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Categorized | Capital Markets

How to make a fortune in value investing

Posted on March 26, 2014

Fortune favours the brave. And everything comes to he who waits. In these two well-worn phrases lie differing justifications for two different approaches to value investing. Both have merit, but the trick is to combine them.

Value investing has been popular ever since it was promulgated by US academic Benjamin Graham in the 1930s. His idea was that many companies had grown so cheap in the wake of the Great Crash and the subsequent economic depression that it was possible to buy them for less than their intrinsic value.

    It received a separate and very different impetus in the 1970s, when a vast research project by two more academics, Eugene Fama and Kenneth French, showed that over time, cheap stocks – which they measured by price-to-book ratio – did indeed outperform. They labelled this the “value” effect.

    These approaches are different. But there is also an academic debate over how to explain the Fama and French findings which leads, in turn, to two different kinds of “value” investing. Mr Fama himself, who was made a Nobel economics laureate last year, explains the value premium in terms of risk. Cheap stocks are generally cheap because they are in bad shape and face big risks. Therefore a value effect over time is just what would be expected in an efficient market – higher risk is related to higher long-term returns.

    A second explanation comes from behavioural finance, and suggests that markets are inefficient. As humans we get excited about stocks with a great story to tell, and tend to ignore the more humdrum boring stocks that plug away producing predictable profits and dividends. Buying such stocks is a way of taking advantage of inefficiency and in the long run it will pay off. Both approaches are about “value”, but they are different.

    Brave and patient approach

    The effort is now on to systematise both strategies. Société Générale’s Andrew Lapthorne labels the approaches “brave” and “patient” value, and has a strategy for each. The patient approach involves buying stocks with strong balance sheets and regular dividend yields. This strategy is also called “quality income” and will work well in the long run. The disadvantage is that stolid dividend-payers tend to underperform in a strong bull market, as we have had for five years.

    The “brave” approach involves buying the 200 cheapest stocks, relative to their own sectors, in the developed world. This compensates for the fact that some sectors will naturally look “cheaper” on basic metrics than others, and uses a weighted combination of five value measures – price/earnings, forward price/earnings and price/book multiples as well as, for non-financial companies only, free cash flow to price, and earnings before interest, tax, depreciation and amortisation to enterprise value. These companies are reshuffled every quarter, so the index will not ride for long with its “winners” whose share price takes off. It is now available as the SG Value Beta index.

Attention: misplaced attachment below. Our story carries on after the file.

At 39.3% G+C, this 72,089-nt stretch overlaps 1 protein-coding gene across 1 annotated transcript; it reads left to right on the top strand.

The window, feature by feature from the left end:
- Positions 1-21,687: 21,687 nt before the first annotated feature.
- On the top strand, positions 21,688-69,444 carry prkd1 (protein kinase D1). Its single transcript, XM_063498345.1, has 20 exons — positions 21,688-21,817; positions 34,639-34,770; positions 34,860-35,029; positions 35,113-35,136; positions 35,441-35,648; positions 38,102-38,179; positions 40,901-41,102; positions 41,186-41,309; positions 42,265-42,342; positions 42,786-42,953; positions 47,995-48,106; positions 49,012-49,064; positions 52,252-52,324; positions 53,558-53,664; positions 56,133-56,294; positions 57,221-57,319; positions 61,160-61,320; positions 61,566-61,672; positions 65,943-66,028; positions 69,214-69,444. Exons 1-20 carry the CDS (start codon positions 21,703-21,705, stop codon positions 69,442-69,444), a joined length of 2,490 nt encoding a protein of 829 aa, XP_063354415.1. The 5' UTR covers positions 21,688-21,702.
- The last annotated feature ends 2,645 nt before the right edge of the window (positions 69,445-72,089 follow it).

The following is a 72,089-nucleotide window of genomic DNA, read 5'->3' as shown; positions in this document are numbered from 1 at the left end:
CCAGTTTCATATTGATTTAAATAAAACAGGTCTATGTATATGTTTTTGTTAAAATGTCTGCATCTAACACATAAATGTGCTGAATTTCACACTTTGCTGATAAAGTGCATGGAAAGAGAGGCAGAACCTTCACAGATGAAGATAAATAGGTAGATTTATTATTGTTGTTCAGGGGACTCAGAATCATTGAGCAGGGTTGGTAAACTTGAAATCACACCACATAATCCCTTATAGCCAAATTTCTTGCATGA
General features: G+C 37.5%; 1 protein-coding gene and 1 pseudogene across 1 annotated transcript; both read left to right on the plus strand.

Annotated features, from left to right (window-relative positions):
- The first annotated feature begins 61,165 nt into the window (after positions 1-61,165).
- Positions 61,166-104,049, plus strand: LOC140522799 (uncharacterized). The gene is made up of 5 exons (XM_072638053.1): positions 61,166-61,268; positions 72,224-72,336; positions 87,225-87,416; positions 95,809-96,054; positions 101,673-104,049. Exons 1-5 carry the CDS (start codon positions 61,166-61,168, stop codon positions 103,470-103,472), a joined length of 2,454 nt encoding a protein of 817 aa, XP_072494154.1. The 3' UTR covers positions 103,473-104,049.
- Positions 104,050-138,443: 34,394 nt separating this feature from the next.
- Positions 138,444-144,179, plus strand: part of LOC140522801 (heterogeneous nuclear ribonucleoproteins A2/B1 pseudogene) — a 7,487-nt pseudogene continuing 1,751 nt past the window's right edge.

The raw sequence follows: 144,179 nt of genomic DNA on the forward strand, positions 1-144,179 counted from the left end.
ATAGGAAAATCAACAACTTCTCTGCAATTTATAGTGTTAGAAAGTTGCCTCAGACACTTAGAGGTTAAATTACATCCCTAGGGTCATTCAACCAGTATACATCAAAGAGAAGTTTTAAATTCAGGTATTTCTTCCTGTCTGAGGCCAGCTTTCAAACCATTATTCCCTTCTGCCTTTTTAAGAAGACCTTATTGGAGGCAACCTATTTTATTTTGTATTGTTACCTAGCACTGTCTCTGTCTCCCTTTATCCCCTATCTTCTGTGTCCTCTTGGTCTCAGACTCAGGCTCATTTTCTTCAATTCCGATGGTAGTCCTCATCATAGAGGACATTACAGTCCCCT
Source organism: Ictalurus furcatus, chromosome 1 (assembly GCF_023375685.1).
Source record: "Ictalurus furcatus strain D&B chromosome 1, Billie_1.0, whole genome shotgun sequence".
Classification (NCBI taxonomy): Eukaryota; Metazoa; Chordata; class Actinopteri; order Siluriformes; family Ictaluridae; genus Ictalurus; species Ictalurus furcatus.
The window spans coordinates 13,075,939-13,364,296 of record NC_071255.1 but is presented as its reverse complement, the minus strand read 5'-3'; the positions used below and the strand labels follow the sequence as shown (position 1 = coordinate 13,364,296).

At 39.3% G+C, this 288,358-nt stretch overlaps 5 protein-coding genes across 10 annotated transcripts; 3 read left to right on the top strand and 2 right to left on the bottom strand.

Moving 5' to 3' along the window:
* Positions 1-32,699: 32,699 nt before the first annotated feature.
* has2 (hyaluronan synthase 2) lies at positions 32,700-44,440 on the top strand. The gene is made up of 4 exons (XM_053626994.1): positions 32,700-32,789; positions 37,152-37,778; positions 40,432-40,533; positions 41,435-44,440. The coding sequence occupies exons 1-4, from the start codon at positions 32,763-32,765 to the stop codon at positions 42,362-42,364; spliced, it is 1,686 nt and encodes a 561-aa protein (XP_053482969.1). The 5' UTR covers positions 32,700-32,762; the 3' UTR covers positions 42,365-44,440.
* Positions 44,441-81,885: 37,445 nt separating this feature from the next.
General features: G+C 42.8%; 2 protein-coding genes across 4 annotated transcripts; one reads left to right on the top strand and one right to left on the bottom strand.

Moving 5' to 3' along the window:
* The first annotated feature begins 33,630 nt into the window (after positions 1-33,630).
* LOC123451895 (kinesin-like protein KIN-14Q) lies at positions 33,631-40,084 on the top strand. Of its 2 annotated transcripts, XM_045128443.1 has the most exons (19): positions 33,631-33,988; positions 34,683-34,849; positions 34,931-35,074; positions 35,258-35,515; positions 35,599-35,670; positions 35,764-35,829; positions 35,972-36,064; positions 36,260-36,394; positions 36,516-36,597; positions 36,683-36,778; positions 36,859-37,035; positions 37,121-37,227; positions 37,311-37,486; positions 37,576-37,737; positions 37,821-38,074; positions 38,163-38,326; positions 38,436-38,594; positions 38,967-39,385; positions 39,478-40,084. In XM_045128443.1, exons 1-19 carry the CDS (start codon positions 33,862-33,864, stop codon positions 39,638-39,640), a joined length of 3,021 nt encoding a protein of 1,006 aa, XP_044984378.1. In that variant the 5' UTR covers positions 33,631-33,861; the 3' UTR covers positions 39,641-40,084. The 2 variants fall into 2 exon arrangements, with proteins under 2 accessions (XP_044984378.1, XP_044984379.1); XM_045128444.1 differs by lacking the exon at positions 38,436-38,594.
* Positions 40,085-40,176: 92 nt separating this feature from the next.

Tying to it might make it a little easier psychologically to do the things that deep value investors need to do, such as buy shares in BP while its oil was still pumping into the Gulf of Mexico.

    As Mr Lapthorne points out, the two strategies prove to be remarkably complementary. The “brave” value index has a high “beta”, meaning that its fate is linked to the market. It outperforms in good times, and will suffer far greater falls in a downturn. Its ultimate gains come from a rising share price. Meanwhile, “patient” value is less correlated to the market, and delivers its returns by compounding dividends in the long term.

    Over the last 20 years, patient value returned 11.9 per cent per year, while brave value gained 14.3 per cent per year, with far higher volatility. In combination they returned 13.4 per cent per year, with lower volatility than that achieved by an equal-weighted market index, which returned a compound 8.4 per cent per year. Wherever the returns from value come from, they mount up in the long run.

    Shortage of value stocks

    This is far removed from the original Graham approach of buying stocks so cheap that they virtually pay for themselves. But sometimes there are few such stocks. By Mr Lapthorne’s own screen, using Graham criteria, barely more than 20 stocks in the MSCI World index now qualify. These do include intriguing names like Intel, BHP Billiton and Vodafone, along with a raft of large Japanese groups, and there is always the option of staying in cash if stocks look too expensive – but it does suggest limitations to the original Graham approach.

    And maybe the later Graham would approve. In the 1950s, in retirement, he said he was “no longer an advocate of elaborate techniques of security analysis to find superior value opportunities”. He proposed a screen based only on historic p/e, the AAA-rated corporate bond yield, and a test of balance sheet strength.

    This, he said, “seems to be practically a foolproof way of getting good results out of common stock investment with a minimum of work”. That could be a good description for the value screens of today.